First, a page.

14 Payment by results – characteristics (1) Payment mechanism –are targets realistic? –are volumes guaranteed? –are payments being made for what would happen anyway? –are the measures binary? –is it simple to implement? –are the right behaviours being encouraged? –who has created it? –are the timing of payments commercially feasible and financially desirable? –is it distorting the market?

15 Payment by results - characteristics (2) Measurement –a baseline has to be established –targets have to be identified and calibrated –have to be fair and realistic and incentivising –mechanisms have to be introduced to record the data –processes have to be introduced to assess the data –bureaucracy increases on all sides –has to be worth it

16 Payment by results – characteristics (3) Specifications and contracts –in theory, should be light touch, leaving provider free to deliver the outcomes however they choose –in practice, procurer often has statutory duties and responsibilities to the public which sit uncomfortably with the theory –requires more than using the same documents with a different payment clause –requires a new approach to commissioning and to contract management

17 How might commissioners use PbR more effectively? Start with asking what they are trying to achieve and why Then assess whether and how PbR will assist in that Involve service users pre procurement to help identify the desired outcomes Involve providers pre procurement to input into contract design Develop a coherent specification and contract Implement the contract flexibly, encouraging collaborative approaches

18 What can the not for profit sector do to engage more effectively with PbR? Don’t disengage with PbR as a matter of course Invest time in engaging with commissioners pre procurement Assess the ability of the commissioner to procure and manage a successful PbR contract Assess whether what the commissioner is asking for is consistent with your own mission Think creatively … maybe consider …

19 Social Impact Bonds – what are they? Projects with the following characteristics: –a commissioner looking to achieve significant social outcomes and financial savings at the same time –use of payment by results contracting –a civil society sector provider applying innovative interventions to deliver the desired outcomes –investors funding the work of the provider in the first instance and taking the risk of the interventions’ success, accepting a relatively modest financial return accompanied by a social one –robust metrics and data capture to evidence the impact –(often) the involvement of several commissioners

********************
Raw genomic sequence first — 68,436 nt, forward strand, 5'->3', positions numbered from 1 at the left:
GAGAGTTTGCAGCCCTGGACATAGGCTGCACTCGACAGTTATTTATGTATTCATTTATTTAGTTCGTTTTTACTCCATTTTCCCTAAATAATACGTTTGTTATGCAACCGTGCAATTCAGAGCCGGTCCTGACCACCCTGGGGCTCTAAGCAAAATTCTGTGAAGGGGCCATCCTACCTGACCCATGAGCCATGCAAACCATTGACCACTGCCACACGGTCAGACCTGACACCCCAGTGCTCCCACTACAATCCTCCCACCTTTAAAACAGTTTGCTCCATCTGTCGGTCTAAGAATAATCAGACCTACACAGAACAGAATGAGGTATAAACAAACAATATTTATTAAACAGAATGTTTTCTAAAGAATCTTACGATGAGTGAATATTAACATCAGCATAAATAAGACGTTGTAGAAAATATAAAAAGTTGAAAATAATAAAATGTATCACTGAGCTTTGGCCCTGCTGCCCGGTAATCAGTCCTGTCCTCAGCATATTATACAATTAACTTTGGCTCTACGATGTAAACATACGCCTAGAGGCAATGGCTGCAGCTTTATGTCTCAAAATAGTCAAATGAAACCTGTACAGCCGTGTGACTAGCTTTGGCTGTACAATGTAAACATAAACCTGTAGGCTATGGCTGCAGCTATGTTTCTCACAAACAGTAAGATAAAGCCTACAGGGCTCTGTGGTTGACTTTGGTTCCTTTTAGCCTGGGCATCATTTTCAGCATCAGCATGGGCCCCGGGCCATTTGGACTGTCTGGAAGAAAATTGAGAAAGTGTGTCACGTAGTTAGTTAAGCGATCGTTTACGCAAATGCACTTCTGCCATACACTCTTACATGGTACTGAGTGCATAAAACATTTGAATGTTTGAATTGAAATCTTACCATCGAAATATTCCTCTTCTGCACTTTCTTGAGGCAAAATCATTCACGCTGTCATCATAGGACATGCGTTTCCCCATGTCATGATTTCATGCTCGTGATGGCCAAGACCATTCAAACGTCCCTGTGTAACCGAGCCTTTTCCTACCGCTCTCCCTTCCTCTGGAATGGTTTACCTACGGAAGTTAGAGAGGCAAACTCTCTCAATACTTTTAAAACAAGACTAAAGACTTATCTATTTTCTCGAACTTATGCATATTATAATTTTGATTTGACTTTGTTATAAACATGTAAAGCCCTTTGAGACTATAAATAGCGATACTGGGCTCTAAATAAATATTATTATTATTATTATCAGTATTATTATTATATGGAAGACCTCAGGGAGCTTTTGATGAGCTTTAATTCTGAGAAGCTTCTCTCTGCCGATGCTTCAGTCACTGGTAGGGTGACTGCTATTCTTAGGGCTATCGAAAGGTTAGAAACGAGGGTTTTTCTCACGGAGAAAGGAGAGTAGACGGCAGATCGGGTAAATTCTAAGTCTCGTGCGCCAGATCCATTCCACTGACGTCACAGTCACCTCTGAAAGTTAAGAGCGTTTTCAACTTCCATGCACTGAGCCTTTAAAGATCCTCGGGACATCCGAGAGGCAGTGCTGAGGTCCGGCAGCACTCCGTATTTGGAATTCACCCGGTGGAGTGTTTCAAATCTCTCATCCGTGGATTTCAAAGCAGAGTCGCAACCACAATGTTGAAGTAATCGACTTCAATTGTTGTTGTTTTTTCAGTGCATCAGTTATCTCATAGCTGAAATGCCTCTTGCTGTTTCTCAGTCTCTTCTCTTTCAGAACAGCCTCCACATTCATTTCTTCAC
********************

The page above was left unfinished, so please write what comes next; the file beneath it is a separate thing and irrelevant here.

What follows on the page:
20 SIBs – why are they attracting so much interest? Address some of the problems with PbR –Risk Risk still not with commissioner, but passes now from provider to investor (to a large degree) –Innovation Greater scope for providers to explore genuinely new approaches to service delivery (part of the attraction to investors to a degree) –New way of commissioning and contracting Potentially introduces a more explorative and collaborative relationship between commissioner and provider that can be replicated –More systemic solutions Potentially introduces preventative service provision creating benefits beyond the life of the immediate contract and template for future service provision

21 SIBs – why are they attracting so much interest? (2) Potentially bring new money into the sector at a time of cuts Introduce additional rigour with investors’ due diligence of proposals and operations Build on the commonalities of interest between public service and public benefit organisations

22 SIBs – why aren’t there more of them? They are complicated They require a lot of preparatory work –to identify suitable outcomes; the means to measure them; the savings that could be delivered, other commissioners that could benefit –to be sure there are providers and investors with the ability and interest in delivering those outcomes –to develop a payment mechanism that works commercially and financially and operationally –to run a procurement process They take up time and resource and money and attention when all in short supply There are perceptions they are expensive

23 SIBs – what is being done to address this? Centre of Excellence Social Outcomes Fund Commissioning Better Outcomes Fund Providers taking initiative New models being developed